The Boy Scouts of America and a few questions

on January 29 | in News, Religion, Theology | by | with 5 Comments

For the first time in its history the Boy Scouts of America is considering allowing gay scout masters and members. This comes on the heels of a doubling down on the issue just a few months ago.

Attempts to break the Scouts’ no-gay policy are not new, nor were they waning. If anything they were gaining steam as corporate sponsors like Merck and UPS had begun to bail. WND’s David Kupelian believes concern over finances is the driving factor in the decision.

My involvement with the Scouts is limited. I was in Cub Scouts for about a year. We met at Tony Wingate’s house down the street. He had a room full of styrofoam building blocks which were used to pummel one poor cub at the end of each meeting. Our “den mothers” were hopelessly outmatched.

I have known a few Eagle Scouts over the years including my uncle and a young man for whom I was honored to write a recommendation. Without question the Scouts have helped to create good citizens, teach skills, and allow older men to influence younger men. In many instances churches have been able to influence scout troops with believers involved at leadership levels.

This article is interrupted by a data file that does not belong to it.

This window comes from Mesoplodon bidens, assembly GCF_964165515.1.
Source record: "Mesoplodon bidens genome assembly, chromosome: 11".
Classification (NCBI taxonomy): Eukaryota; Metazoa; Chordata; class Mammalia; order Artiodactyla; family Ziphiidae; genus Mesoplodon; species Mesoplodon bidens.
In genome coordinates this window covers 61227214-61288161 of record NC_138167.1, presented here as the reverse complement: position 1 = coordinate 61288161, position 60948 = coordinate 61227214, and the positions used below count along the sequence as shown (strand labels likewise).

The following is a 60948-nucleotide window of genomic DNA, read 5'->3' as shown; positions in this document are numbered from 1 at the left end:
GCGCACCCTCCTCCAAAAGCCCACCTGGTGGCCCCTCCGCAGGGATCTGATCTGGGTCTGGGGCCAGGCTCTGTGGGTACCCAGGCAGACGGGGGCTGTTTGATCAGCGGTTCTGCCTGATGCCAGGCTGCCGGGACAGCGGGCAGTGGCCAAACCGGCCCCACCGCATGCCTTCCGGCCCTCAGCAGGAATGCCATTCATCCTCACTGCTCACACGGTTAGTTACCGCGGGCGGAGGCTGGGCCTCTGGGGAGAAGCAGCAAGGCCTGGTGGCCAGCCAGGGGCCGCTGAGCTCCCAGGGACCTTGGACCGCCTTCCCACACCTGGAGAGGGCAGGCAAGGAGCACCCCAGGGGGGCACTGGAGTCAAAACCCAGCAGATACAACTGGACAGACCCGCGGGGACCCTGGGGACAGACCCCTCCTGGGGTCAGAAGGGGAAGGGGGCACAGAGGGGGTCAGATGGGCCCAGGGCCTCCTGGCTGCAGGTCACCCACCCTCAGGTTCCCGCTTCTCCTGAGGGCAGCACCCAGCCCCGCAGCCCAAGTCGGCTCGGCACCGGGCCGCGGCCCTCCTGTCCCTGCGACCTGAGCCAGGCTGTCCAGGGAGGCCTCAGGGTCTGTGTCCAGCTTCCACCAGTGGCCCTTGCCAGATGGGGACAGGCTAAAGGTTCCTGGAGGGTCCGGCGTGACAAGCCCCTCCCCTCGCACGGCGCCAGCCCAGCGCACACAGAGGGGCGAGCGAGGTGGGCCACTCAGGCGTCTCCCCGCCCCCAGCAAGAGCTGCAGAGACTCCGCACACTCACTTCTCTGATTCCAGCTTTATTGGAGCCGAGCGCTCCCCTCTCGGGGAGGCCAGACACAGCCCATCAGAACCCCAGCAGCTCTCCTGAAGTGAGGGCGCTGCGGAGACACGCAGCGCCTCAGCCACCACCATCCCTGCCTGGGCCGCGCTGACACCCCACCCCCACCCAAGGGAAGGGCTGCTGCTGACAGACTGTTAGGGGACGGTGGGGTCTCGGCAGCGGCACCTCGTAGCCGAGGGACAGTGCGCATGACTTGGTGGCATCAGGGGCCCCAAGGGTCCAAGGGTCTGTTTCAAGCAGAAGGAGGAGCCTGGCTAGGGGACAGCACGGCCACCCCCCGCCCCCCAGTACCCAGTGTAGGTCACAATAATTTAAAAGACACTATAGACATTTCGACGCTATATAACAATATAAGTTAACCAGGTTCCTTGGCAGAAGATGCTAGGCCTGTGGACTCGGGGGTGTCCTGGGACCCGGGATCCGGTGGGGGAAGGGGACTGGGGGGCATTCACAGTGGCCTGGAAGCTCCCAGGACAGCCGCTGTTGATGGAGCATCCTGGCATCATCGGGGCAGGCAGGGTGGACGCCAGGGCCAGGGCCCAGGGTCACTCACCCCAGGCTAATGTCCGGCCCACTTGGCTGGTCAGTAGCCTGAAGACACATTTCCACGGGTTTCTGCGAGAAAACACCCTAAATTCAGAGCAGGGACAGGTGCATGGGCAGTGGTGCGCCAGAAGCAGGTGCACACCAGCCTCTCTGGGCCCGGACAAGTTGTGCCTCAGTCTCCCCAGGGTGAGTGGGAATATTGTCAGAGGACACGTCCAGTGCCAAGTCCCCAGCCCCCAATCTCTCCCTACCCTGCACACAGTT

My critique, it should be noted, is not toward the BSA’s decision as much as toward how followers of Christ might understand it.

Some hold the BSA has always stood for biblical principles but was being forced to abandon them due to political correctness.
boy scouts
The health of the BSA was already being challenged via lawsuits, and as revelations of pedophiles in the Scouts have become more broadly known. From WND again

In fact, the examination of sex abuse in Scouting reveals a long-standing paradox for the nation’s most revered youth group: For 80 years the Boy Scouts of America have given boys some of the best experiences of their lives, but for 80 years some men have used the Boy Scouts of America to have sexual relations with those boys.

“That’s been an issue since the Boy Scouts began,” said James Tarr, the nation’s chief Scout executive from 1979 through 1984.

More than 1,100 Scouts reported being molested by Scout workers over a single 19 year period.

Reflecting on these facts raises a few questions:

Where were the “end-of-the-world” pronouncements when the Boy Scouts of America’s “perversion files” were made public last year?

Why is it morally problematic for the Scouts to welcome gays, but not problematic for them to hide a multi-decade history of keeping molestation out of the public eye?

If the two are equally problematic, why not equally speedy and earnest responses to each?

Why is it problematic for churches to host a gay-friendly organization, but not problematic when the organization was “only” hiding child abuse for nearly a century?

Are we seeing the reaction of people for whom gay-rights is the last domino standing, after which there are no more culture wars to fight?

Is their sense of loss greater than their sense of truth?

Why have Scout leaders not already been called to repentance by evangelical leaders?

Why do we not emphasize that the Boy Scouts are now–and always have been–a moral organization focused on good citizenship not a gospel organization focused on discipleship?

Do we even recognize the two are not the same?